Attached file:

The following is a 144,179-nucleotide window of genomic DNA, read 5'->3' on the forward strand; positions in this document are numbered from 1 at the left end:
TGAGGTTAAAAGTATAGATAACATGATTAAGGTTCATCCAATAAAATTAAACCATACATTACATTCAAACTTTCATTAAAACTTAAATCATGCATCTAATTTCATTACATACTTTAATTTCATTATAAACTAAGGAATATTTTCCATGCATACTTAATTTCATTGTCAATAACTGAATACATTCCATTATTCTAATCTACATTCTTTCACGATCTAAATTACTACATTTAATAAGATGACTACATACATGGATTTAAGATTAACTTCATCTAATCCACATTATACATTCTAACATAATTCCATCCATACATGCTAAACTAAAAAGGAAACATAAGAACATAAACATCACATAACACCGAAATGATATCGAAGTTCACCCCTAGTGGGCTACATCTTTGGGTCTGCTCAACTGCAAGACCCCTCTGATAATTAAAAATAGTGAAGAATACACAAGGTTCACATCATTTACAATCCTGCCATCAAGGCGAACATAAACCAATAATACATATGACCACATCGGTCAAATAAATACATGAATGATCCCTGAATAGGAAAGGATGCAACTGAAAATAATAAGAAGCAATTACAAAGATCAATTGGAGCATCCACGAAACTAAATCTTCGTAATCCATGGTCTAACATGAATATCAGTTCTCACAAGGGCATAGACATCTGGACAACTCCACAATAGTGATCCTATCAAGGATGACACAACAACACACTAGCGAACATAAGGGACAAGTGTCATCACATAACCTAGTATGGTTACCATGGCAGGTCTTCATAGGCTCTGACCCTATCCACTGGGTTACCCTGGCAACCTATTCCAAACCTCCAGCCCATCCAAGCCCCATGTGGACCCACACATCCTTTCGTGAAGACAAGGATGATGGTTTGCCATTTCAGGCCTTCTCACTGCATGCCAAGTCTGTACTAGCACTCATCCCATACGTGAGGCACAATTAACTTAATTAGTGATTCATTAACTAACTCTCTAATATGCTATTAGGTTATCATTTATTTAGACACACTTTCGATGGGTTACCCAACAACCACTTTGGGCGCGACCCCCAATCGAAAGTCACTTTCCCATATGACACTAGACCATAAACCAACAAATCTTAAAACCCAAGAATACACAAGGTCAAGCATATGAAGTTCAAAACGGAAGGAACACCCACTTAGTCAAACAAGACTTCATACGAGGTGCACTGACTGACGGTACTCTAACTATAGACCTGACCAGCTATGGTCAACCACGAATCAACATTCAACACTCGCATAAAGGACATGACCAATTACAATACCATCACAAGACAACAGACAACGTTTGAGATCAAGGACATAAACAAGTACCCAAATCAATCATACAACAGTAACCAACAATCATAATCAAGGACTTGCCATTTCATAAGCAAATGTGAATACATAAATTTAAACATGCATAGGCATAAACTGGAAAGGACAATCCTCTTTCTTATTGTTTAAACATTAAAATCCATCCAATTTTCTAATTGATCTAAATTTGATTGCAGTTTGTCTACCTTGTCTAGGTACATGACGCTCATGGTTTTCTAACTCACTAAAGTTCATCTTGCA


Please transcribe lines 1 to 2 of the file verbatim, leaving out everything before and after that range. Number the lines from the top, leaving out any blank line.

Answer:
The following is a 144,179-nucleotide window of genomic DNA, read 5'->3' on the forward strand; positions in this document are numbered from 1 at the left end:
TGAGGTTAAAAGTATAGATAACATGATTAAGGTTCATCCAATAAAATTAAACCATACATTACATTCAAACTTTCATTAAAACTTAAATCATGCATCTAATTTCATTACATACTTTAATTTCATTATAAACTAAGGAATATTTTCCATGCATACTTAATTTCATTGTCAATAACTGAATACATTCCATTATTCTAATCTACATTCTTTCACGATCTAAATTACTACATTTAATAAGATGACTACATACATGGATTTAAGATTAACTTCATCTAATCCACATTATACATTCTAACATAATTCCATCCATACATGCTAAACTAAAAAGGAAACATAAGAACATAAACATCACATAACACCGAAATGATATCGAAGTTCACCCCTAGTGGGCTACATCTTTGGGTCTGCTCAACTGCAAGACCCCTCTGATAATTAAAAATAGTGAAGAATACACAAGGTTCACATCATTTACAATCCTGCCATCAAGGCGAACATAAACCAATAATACATATGACCACATCGGTCAAATAAATACATGAATGATCCCTGAATAGGAAAGGATGCAACTGAAAATAATAAGAAGCAATTACAAAGATCAATTGGAGCATCCACGAAACTAAATCTTCGTAATCCATGGTCTAACATGAATATCAGTTCTCACAAGGGCATAGACATCTGGACAACTCCACAATAGTGATCCTATCAAGGATGACACAACAACACACTAGCGAACATAAGGGACAAGTGTCATCACATAACCTAGTATGGTTACCATGGCAGGTCTTCATAGGCTCTGACCCTATCCACTGGGTTACCCTGGCAACCTATTCCAAACCTCCAGCCCATCCAAGCCCCATGTGGACCCACACATCCTTTCGTGAAGACAAGGATGATGGTTTGCCATTTCAGGCCTTCTCACTGCATGCCAAGTCTGTACTAGCACTCATCCCATACGTGAGGCACAATTAACTTAATTAGTGATTCATTAACTAACTCTCTAATATGCTATTAGGTTATCATTTATTTAGACACACTTTCGATGGGTTACCCAACAACCACTTTGGGCGCGACCCCCAATCGAAAGTCACTTTCCCATATGACACTAGACCATAAACCAACAAATCTTAAAACCCAAGAATACACAAGGTCAAGCATATGAAGTTCAAAACGGAAGGAACACCCACTTAGTCAAACAAGACTTCATACGAGGTGCACTGACTGACGGTACTCTAACTATAGACCTGACCAGCTATGGTCAACCACGAATCAACATTCAACACTCGCATAAAGGACATGACCAATTACAATACCATCACAAGACAACAGACAACGTTTGAGATCAAGGACATAAACAAGTACCCAAATCAATCATACAACAGTAACCAACAATCATAATCAAGGACTTGCCATTTCATAAGCAAATGTGAATACATAAATTTAAACATGCATAGGCATAAACTGGAAAGGACAATCCTCTTTCTTATTGTTTAAACATTAAAATCCATCCAATTTTCTAATTGATCTAAATTTGATTGCAGTTTGTCTACCTTGTCTAGGTACATGACGCTCATGGTTTTCTAACTCACTAAAGTTCATCTTGCA